The synonym O. dillei has been used to describe a spineless or nearly spineless morphotype (Flora of North America Editorial Committee, 2014). O.engelmannii var. cuija and O.engelmannii var. flexospina are cited in USDA-NRCS (2015) and elsewhere, but The Plant List (2013) classify these as synonyms of O.cantabrigiensis and O.aciculata, respectively. O.engelmannii var. flavispina is included in GBIF (2015), USDA-ARS (2015) and USDA-NRCS (2015), but not included at all in The Plant List (2013).
A number of hybrids have also been listed, including artificial hybrids bred for forage and other uses (Felker et al., 2009).
DescriptionTop of page
Adapted from Flora of North America Editorial Committee (2014):
O. engelmannii is a perennial cactus, generally growing 1 to 3(3.5) m tall, with a short trunk, spreading and sometimes decumbent. Stem segments are yellow-green to blue-green, flattened, elongate, circular to obovate to rhombic, or tapering at the apex. Cladodes are 15-40 cm long (rarely up to 120 cm) and 10-40 cm wide, tuberculate, glabrous, often glaucous. Areoles evenly distributed to absent, 5-8 per diagonal row across cladodes, subcircular to obovate, 4-7 mm across. Spines are 10-30(-50) mm long, white to yellow, red to dark brown at the base turning grey to black with age, absent or many, (0-)1-6(-12) per areole, subulate, straight to curved, flattened to angular at least near base. Glochids (smaller, hair-like spines) are up to 10 mm long, widely spaced, encircling areoles or nearly so, sparse in the crescent at adaxial edge, scattered in subapical tufts, yellow to red-brown and turning grey to black. Showy flowers are 30-40 mm long, yellow, or orange, pink to red, rarely whitish, filaments, anthers, and styles are whitish to cream coloured, stigma lobes yellow-green to green. Fruits are 3.5-9 cm long and 2-4 cm wide, spineless and glabrous (though glochids are present), dark red to purple throughout, sometimes stipitate, ovate-elongate to barrel-shaped, areoles 20-32 usually toward apex. Seeds are brown to grey, subcircular to deltoid, flattened, 2.5-6 mm long and 2-5 mm across. The synonym O. dillei has been used to describe a spineless or nearly spineless morphotype.
Plant TypeTop of page Seed propagated
DistributionTop of page
O. engelmannii is native to south-western and some southern and central states of the USA, and to Mexico. In the USA, the centre of diversity appears to be in Texas, where most varieties are reported to occur, but the range spreads from California to Mississippi, and north to Missouri. USDA-NRCS (2015) provide separate distributions in the USA for most of the accepted infraspecific taxa, with O. engelmannii var. engelmannii having the widest distribution, from Texas to California. O. engelmannii var. lindheimeri (=subsp. lindheimeri) overlaps in the eastern part of this range, in New Mexico and Texas, but also stretches east to Louisiana and Mississippi and north-east to Missouri. O. engelmannii var. linguiformis is recorded only in Texas, and thus the centre of diversity for O. engelmannii appears to be in this state.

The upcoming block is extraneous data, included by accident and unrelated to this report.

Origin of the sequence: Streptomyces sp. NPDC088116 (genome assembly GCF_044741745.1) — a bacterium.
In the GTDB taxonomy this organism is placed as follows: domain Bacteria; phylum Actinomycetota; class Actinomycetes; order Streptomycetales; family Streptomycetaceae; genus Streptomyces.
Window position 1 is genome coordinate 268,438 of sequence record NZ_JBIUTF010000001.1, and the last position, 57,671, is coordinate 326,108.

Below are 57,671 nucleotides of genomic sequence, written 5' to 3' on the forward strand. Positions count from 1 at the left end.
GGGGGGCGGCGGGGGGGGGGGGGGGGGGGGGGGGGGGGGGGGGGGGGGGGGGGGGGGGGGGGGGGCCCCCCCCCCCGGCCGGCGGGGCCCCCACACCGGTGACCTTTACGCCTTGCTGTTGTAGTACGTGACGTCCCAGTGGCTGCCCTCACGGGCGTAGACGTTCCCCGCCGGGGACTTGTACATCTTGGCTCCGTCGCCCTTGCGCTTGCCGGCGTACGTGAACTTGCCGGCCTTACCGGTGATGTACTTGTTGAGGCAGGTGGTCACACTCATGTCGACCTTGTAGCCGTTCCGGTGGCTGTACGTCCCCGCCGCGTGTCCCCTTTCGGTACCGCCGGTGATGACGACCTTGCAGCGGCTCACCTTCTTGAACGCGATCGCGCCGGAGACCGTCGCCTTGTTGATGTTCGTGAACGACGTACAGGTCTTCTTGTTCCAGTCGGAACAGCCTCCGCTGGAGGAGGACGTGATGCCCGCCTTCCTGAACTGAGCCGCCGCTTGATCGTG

In Mexico, USDA-ARS (2015) record it as present, and presumably native, to the states of Chihuahua, Coahuila, Nuevo León, San Luis Potosí, Sonora, Tamaulipas and Zacatecas, and south to Guanajuato, Hidalgo and Querétaro.
It has been introduced to Spain, Italy, Saudi Arabia, Kenya, South Africa and Australia, with a further record from Panama. In Australia, it is found mainly in South Australia, around and north of Adelaide, with isolated occurrences in south-western New South Wales and Western Australia (Council of Heads of Australasia Herbaria, 2015). In South Africa, O.engelmannii is reported as spreading and invasive, ‘of particular concern’, and classified as a CARA category 1 weed. O. engelmannii is reported as invasive in parts of Kenya including Loisaba in the north. There are no known records of it in Uganda and Tanzania, although this does not necessarily mean that it is absent from these countries (BioNET-EAFRINET, 2015).
Distribution TableTop of page
The distribution in this summary table is based on all the information available. When several references are cited, they may give conflicting information on the status. Further details may be available for individual references in the Distribution Table Details section which can be selected by going to Generate Report.Last updated: 10 Jan 2020